What parent of a young child can't relate to this?

(SOUNDBITE OF ARCHIVED RECORDING)

LA GUARDIA CROSS: Why do you still refuse to sleep through the night?

AMALAH: (Babbling).

CORNISH: This video has been viewed nearly 4 million times, and there are a lot like it. The premise is simple - a Florida dad and his 14-month-old documenting new fatherhood. In the process, he's become a bit of a parenting celebrity. Elissa Nadworny of the NPR Ed team has this profile.

ELISSA NADWORNY, BYLINE: After La Guardia Cross' daughter was born, in the midst of freaking out, he got his camera, and he started recording.

(SOUNDBITE OF ARCHIVED RECORDING)

CROSS: This is (singing) "New Father Chronicles," "New Father Chronicles."

NADWORNY: He began uploading his little videos to YouTube.

CROSS: I thought it would be funny 'cause I knew I had no idea what I was doing.

NADWORNY: In one of his first videos, Cross, sitting in his bedroom, attempts to translate for baby Amalah.

(SOUNDBITE OF ARCHIVED RECORDING)

AMALAH: (Crying).

CROSS: She doesn't like the way I'm burping her.

AMALAH: (Crying).

CROSS: She needs to be changed.

AMALAH: (Crying).

CROSS: She doesn't like being changed.

NADWORNY: There were ups and downs, some cameos from his wife, Leah, at their home in Florida. It was just a way for friends and family to see his little girl grow. But then other new parents, people Cross didn't know - they started commenting on the videos.

CROSS: I relate. I get you. That's funny, same thing with me. Why don't you swaddle them? Why don't you try this? Oh, that happens to you. Why don't you do this? And so that was the beginning of it being more than friends and family.

NADWORNY: As Amalah grew, so did his audience. Today, Cross publishes new videos weekly. He left his job. Video views climbed to the millions. And the ads, partnerships and sponsors - they support his family.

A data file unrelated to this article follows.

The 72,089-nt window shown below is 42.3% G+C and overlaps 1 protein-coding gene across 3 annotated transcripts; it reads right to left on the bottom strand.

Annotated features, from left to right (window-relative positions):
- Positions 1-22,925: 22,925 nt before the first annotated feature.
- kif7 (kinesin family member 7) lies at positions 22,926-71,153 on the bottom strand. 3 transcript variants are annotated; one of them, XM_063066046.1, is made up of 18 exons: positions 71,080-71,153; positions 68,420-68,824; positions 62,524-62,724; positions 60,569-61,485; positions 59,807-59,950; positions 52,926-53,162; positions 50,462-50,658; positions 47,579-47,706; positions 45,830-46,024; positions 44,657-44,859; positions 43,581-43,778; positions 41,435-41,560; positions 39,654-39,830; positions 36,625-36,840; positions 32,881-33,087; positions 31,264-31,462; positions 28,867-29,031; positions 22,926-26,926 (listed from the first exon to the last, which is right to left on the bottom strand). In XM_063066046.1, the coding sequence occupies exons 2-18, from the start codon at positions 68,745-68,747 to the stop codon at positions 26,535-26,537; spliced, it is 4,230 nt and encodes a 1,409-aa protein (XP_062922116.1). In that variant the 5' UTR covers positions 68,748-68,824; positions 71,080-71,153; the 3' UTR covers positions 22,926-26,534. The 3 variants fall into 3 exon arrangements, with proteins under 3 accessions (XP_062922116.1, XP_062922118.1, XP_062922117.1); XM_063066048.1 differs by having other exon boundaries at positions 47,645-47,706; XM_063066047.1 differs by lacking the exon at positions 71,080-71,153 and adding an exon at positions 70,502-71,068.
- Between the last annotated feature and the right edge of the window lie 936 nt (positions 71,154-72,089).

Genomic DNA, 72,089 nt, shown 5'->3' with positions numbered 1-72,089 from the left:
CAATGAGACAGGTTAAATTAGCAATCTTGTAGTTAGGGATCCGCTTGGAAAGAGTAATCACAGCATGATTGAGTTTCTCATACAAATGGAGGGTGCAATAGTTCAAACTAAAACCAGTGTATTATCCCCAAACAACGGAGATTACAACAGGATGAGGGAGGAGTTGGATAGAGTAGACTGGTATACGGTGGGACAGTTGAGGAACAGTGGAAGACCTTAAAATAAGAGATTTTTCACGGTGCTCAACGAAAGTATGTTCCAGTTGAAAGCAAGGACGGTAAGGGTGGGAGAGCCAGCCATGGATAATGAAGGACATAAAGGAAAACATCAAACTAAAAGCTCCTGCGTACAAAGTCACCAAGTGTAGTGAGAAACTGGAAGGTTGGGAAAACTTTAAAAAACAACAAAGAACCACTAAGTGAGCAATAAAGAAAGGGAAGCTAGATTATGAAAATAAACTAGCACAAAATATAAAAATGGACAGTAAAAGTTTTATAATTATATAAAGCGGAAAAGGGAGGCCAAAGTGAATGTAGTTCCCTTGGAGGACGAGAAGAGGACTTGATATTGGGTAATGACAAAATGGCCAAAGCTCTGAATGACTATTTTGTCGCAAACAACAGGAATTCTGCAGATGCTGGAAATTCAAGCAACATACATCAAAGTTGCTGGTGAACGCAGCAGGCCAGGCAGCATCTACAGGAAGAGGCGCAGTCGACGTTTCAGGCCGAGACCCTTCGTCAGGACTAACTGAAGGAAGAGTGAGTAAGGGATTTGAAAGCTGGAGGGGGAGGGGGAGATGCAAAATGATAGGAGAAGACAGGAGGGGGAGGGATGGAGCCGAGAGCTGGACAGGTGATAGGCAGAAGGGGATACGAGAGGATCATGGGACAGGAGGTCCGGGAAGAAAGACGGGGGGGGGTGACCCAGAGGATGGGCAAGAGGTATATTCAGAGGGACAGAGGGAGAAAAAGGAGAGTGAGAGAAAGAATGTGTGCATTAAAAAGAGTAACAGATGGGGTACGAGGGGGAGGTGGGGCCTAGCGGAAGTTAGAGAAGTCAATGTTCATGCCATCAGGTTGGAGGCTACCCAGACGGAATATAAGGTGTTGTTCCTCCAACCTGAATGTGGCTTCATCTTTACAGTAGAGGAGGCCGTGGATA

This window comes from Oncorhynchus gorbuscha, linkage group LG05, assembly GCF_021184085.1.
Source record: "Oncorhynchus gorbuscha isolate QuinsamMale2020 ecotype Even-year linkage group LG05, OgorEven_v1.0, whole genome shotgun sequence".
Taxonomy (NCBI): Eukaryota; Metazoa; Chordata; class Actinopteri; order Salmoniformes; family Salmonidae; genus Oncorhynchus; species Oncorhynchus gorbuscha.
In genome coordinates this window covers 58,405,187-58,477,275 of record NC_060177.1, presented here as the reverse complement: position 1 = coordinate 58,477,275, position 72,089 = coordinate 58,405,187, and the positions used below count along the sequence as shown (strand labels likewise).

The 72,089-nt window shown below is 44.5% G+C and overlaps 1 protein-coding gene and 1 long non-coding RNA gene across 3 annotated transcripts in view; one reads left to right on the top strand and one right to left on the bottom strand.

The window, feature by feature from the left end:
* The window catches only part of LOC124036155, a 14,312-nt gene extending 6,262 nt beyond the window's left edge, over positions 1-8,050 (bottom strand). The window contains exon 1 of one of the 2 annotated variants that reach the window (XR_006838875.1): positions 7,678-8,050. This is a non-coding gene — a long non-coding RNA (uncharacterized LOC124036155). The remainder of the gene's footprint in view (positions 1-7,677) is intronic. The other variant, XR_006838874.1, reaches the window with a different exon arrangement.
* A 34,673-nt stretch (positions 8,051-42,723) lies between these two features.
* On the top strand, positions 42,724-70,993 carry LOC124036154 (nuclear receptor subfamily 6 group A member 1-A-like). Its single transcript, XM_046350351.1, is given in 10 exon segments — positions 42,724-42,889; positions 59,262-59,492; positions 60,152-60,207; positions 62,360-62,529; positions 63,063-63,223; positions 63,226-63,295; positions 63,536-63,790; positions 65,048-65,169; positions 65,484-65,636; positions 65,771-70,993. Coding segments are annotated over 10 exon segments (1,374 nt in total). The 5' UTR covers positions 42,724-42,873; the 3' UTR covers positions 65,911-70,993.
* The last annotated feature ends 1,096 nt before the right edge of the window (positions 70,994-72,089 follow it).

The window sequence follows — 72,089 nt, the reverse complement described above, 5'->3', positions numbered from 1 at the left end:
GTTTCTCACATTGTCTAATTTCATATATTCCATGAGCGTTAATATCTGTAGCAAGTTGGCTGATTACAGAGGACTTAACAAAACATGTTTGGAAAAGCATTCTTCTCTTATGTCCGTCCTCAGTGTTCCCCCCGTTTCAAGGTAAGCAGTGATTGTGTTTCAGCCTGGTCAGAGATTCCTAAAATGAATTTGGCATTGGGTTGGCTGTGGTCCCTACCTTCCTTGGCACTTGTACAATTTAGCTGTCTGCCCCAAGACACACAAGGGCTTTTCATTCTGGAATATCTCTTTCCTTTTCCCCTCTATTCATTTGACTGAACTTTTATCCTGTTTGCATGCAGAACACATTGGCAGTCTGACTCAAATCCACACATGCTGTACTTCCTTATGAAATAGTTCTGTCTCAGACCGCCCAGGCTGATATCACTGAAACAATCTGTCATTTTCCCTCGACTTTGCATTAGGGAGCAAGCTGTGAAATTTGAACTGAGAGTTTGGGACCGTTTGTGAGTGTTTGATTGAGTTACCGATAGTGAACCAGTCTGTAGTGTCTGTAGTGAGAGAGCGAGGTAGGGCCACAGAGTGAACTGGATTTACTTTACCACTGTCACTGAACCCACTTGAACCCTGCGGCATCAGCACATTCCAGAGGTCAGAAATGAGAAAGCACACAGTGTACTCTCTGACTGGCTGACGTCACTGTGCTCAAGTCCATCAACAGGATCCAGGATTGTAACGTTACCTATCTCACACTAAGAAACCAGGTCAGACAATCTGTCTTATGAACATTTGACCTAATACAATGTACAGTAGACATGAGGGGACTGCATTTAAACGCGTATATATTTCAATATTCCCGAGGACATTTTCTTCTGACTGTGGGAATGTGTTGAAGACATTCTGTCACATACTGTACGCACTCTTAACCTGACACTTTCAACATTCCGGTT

(SOUNDBITE OF ARCHIVED RECORDING)

CROSS: So I'm a husband. I'm a new dad. And I wanted to be able to give some strategies to other husbands who were also new dads on how to survive new fatherhood.

NADWORNY: Cross now has a second daughter, Nayely, who's joined the cast, too. His parenting tips - they're funny but helpful, like his endorsement of the multipurpose, all-powerful baby wipe.

(SOUNDBITE OF ARCHIVED RECORDING)

CROSS: So if there's pee, use a wipe. If there's poop, wipe it up - boogers, wipe; dirt, yep; stains, do it; restaurant table and shopping cart disinfectant, yes.

NADWORNY: He insists he's an extreme non-expert when it comes to fatherhood. But his experience - it resonates.

CROSS: I realized, wow, there's not a lot of dads chronicling the life of their kids online.

NADWORNY: And when you look just for dads of color, that handful of content creators - it gets even smaller.

CROSS: People had to tell me how important it was to see representation of a black father in any form of media, YouTube or whatever. Like, by accident, I'm showcasing the anti-stereotype.

NADWORNY: I ask Cross if he's ever had any reservations about putting his kids online, oversharing or overexposing them.

CROSS: It's too positive not to share. I want families to see other little girls, other dads, other moms with their kids in ways that they don't see.

NADWORNY: Cross says that's why his show, his brand is now bigger than just his journey with fatherhood. But the girls are growing up. They're no longer newborns. So is there a finale in sight?

CROSS: I mean, there's people out there like, please let this go until she graduates from high school so we can see every stage - first prom, first this. I mean, there's so many stories to tell, and I want to continue to tell it.

NADWORNY: For now, he's focused on the current season. He just wrapped an episode about how peaceful car rides are not.

(SOUNDBITE OF ARCHIVED RECORDING)

CROSS: Can I please just have one minute...

AMALAH: It's not fair.

CROSS: ...Of time to myself?

AMALAH: I'm not talking. I was just...

CROSS: But you're talking...

NADWORNY: Elissa Nadworny, NPR News. Transcript provided by NPR, Copyright NPR.